This group brings together the best thinkers on energy and climate. Join us for smart, insightful posts and conversations about where the energy industry is and where it is going.

Tariq Siddiqui's picture
COO, Upstream EP Advisors LLC

Oil & Energy | Business Development | Capital Projects | Offshore Wind -  Proven leader in offshore development and operations, with 25+ years’ expertise in managing business through cycles...

  • Member since 2021
  • 136 items added with 95,138 views
  • Mar 28, 2022

Larry Fink, CEO of BlackRock, the world's largest asset manager, thinks we are now seeing the beginning of the end of globalization. Now, it’s no longer relevant when the Globalization started. Instead, the new question is whether Russian President Vladimir Putin will end it.


  • Globalization was under attack on some level prior to Putin’s invasion of Ukraine. Most significantly, the global pandemic let us all see very clearly the vulnerabilities, especially with supply chains and our dependence on their global nature.
  • Aside from oil and gas, Russia is one of the world's largest suppliers of metals. Currently, governments and large corporations that imposed sanctions on Russia are now scrambling to obtain alternative supplies. Supplies in turn are tightening, resulting in dramatic upward price swings and costs that are passed on to consumers
  • The pandemic, along with geopolitical tensions with China and a US-China trade battle, had already driven many businesses to explore bringing their operations and relevant input materials closer to home,everyone is desperately calling for “independence”, whether it is of energy or other resources.
  • In Q2 2020, at the dramatic start of the pandemic, global trade was down 18.5%, compared to the same period the previous year.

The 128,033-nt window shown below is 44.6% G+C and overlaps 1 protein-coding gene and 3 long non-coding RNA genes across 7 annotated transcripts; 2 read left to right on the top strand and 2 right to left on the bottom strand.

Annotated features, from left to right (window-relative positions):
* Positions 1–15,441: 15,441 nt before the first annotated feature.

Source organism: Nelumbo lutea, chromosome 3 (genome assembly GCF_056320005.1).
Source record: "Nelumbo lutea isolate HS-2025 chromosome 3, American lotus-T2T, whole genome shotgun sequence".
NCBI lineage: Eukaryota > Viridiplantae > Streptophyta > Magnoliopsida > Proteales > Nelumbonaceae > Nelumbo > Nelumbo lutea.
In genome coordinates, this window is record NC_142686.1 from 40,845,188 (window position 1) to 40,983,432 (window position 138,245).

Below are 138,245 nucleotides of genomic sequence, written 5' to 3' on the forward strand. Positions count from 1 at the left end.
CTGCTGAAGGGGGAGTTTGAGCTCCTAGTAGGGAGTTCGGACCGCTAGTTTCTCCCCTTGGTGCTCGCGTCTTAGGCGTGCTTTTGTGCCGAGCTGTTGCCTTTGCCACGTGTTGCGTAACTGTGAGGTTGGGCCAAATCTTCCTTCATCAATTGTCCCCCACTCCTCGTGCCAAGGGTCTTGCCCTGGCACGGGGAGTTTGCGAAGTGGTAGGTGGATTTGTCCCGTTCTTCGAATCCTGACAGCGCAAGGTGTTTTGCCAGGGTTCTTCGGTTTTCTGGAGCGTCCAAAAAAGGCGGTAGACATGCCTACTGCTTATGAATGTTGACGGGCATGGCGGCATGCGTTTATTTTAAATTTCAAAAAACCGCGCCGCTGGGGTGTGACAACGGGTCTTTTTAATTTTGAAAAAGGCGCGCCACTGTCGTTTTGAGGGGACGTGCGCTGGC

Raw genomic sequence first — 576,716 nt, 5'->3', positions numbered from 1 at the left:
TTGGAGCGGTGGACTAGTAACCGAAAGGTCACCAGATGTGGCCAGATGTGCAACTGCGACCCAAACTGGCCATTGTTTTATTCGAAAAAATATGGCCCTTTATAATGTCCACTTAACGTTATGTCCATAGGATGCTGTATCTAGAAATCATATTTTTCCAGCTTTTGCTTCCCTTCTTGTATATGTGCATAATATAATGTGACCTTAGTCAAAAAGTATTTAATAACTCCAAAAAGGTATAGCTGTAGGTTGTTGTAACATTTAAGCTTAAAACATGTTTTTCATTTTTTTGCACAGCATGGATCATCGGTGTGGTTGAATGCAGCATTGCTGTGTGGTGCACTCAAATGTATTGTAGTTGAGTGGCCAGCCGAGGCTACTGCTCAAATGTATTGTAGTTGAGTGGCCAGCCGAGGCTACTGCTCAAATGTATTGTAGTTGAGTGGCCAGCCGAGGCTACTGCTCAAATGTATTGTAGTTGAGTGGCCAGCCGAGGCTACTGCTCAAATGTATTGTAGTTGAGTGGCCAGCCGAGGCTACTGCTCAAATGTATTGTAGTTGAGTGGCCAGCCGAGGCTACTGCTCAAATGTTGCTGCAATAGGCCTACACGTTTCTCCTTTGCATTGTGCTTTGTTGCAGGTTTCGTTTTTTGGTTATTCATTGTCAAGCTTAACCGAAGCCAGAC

• BlackRock, which oversees more than $10 trillion, has already suspended the purchase of any Russian securities in its active or index portfolios.


Three decades ago, the US produced about 37% of the world's semiconductors, compared to 12 percent nowadays. Profit got in the way of strategic planning here. Cheap costs were chosen over independence, and that is the sacrifice of globalization.  Today, rather than the cheapest, easiest and greenest sources, there’ll probably be more of a premium on the safest and surest,









    No discussions yet. Start a discussion below.

    Tariq Siddiqui's picture
    Thank Tariq for the Post!
    Energy Central contributors share their experience and insights for the benefit of other Members (like you). Please show them your appreciation by leaving a comment, 'liking' this post, or following this Member.
    More posts from this member

    Get Published - Build a Following

    The Energy Central Power Industry Network is based on one core idea - power industry professionals helping each other and advancing the industry by sharing and learning from each other.

    If you have an experience or insight to share or have learned something from a conference or seminar, your peers and colleagues on Energy Central want to hear about it. It's also easy to share a link to an article you've liked or an industry resource that you think would be helpful.

                     Learn more about posting on Energy Central »